"You did get your eyes checked, darling?" Rarity asked, straightening out the wrinkles on her skirt.

"Maybe it's time to join the glasses club," Twilight Sparkle piped up, adjusting her own glasses with a sheepish laugh. Spike sunk his head, glaring at Twilight from his place on her lap. Sunset appreciated the light joke, even if it fall flat, and returned it with a small smile before it fell back to a frown. It was a good reminder that they were only trying to help.

"Guys, like I keep telling you," Sunset said, crossing her arms and leaning against the wall. "They're not hallucinations, or my eyes going bad, or my imaginary friend."

"I still think it's a valid option," Pinkie whispered to Applejack.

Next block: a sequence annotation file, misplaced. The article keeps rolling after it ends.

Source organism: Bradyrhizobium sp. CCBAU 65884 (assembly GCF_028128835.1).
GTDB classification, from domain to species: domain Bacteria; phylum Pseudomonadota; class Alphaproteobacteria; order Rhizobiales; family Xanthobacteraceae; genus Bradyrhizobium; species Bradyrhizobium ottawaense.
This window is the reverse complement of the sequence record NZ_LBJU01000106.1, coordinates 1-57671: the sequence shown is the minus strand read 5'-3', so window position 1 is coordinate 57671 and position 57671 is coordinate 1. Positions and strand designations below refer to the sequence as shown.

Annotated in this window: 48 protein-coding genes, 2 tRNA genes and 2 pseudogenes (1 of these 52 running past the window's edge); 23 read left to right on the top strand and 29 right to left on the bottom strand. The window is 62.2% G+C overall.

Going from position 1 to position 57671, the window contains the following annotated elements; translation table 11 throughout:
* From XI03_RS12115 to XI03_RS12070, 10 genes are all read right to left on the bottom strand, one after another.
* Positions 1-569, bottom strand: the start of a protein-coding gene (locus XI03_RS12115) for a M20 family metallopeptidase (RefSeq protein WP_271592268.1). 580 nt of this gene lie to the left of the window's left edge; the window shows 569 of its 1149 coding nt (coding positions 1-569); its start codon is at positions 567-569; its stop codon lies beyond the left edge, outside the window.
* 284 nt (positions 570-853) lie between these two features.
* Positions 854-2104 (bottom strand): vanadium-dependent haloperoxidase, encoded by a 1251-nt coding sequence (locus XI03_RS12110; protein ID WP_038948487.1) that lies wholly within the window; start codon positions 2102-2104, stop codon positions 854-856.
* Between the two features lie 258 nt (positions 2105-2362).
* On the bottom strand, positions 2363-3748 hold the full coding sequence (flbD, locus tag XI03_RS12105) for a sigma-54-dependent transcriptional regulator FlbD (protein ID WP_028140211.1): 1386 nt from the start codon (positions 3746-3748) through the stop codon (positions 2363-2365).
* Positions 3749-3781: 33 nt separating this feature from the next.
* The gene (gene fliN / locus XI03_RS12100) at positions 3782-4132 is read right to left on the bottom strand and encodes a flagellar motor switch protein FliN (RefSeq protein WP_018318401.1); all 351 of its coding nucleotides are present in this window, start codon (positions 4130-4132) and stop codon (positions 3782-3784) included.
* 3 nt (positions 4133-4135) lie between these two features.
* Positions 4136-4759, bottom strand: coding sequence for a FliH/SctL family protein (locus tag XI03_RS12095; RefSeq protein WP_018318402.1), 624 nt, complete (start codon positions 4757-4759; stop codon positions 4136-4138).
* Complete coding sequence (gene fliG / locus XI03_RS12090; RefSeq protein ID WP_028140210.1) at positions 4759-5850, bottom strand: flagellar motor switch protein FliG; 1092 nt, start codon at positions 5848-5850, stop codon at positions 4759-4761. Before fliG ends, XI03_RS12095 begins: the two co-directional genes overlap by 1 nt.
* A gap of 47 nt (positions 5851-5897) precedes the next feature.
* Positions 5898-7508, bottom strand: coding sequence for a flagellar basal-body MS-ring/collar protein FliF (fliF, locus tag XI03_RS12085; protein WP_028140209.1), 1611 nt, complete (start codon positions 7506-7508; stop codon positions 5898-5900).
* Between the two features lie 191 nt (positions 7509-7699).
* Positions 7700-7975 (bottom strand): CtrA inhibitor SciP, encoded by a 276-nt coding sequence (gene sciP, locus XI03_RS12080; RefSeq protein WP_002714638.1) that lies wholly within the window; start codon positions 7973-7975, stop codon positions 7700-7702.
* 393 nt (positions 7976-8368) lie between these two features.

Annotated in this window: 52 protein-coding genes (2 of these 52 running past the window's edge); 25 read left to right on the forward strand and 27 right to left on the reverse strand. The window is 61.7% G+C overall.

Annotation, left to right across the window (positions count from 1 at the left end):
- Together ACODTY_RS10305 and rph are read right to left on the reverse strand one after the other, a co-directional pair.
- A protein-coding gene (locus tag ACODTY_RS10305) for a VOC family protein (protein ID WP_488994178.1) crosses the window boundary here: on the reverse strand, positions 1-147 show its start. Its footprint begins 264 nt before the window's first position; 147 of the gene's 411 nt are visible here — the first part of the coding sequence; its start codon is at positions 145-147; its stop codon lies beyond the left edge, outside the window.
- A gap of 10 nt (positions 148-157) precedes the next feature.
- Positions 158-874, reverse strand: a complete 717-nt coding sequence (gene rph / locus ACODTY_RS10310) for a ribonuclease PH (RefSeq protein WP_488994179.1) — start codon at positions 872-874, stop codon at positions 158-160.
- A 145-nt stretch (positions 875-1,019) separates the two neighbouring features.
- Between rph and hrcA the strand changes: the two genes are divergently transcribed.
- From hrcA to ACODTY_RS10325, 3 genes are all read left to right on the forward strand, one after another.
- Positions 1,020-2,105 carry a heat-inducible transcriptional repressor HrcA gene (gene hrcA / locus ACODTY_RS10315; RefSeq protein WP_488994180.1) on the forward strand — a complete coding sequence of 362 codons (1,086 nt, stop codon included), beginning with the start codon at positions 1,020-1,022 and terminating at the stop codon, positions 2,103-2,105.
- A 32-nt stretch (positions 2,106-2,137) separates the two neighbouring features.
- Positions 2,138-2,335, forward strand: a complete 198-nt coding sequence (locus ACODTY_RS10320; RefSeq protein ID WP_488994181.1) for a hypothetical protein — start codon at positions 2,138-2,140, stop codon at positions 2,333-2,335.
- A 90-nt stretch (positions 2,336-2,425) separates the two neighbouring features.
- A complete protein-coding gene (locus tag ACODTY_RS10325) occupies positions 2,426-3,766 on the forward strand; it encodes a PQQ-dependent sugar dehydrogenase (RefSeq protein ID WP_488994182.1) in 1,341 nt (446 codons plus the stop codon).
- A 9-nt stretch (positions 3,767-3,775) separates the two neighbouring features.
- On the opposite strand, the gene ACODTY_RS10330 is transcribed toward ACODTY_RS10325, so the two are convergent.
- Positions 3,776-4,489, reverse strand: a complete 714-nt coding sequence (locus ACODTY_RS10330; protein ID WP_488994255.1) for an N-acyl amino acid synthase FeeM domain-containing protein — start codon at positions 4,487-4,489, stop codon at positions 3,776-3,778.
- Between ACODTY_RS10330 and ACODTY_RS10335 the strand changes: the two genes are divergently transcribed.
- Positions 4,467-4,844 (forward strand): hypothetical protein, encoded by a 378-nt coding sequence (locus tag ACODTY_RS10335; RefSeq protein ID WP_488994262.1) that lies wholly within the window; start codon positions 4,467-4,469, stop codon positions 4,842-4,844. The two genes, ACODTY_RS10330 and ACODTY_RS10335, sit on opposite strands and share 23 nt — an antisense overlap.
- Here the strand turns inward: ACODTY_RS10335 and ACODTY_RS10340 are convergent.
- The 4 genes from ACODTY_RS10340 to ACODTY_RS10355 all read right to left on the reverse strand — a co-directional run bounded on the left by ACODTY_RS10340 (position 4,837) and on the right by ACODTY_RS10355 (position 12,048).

Sunset breathed in, then back out again, "Like I said, it isn't important now."

"It kind of is actually," Rainbow said with a roll of her eyes. Her foot tapped impatiently, and it reminded Sunset of the last time she brought up this ghost, this phantom, with her friends. "I mean, a ghost is one thing. I'm all for fighting a wandering spirit and freeing them from their mortal shackles. You know, Daring Do style."

"Not real," Twilight snipped, doubt laced in her brow. Her fingers drumming against Spike's head, who swiftly brushed them away with his paw. His mild annoyance never left him.

"Point bein', Sunset," Applejack said, pushing herself to her feet. "They're folks only you can see, and knowin' you, it's gotta have somethin' to do with magic. That ain't somethin' to ignore."

Sunset fiddled with a lock of her hair, tugging at it before letting it go to bounce away. She still couldn't meet any of their gazes, seeing fit to glance out the window to the front lawn below. Their claims of magic was not unfounded, and it was the first explanation Sunset had come up with too.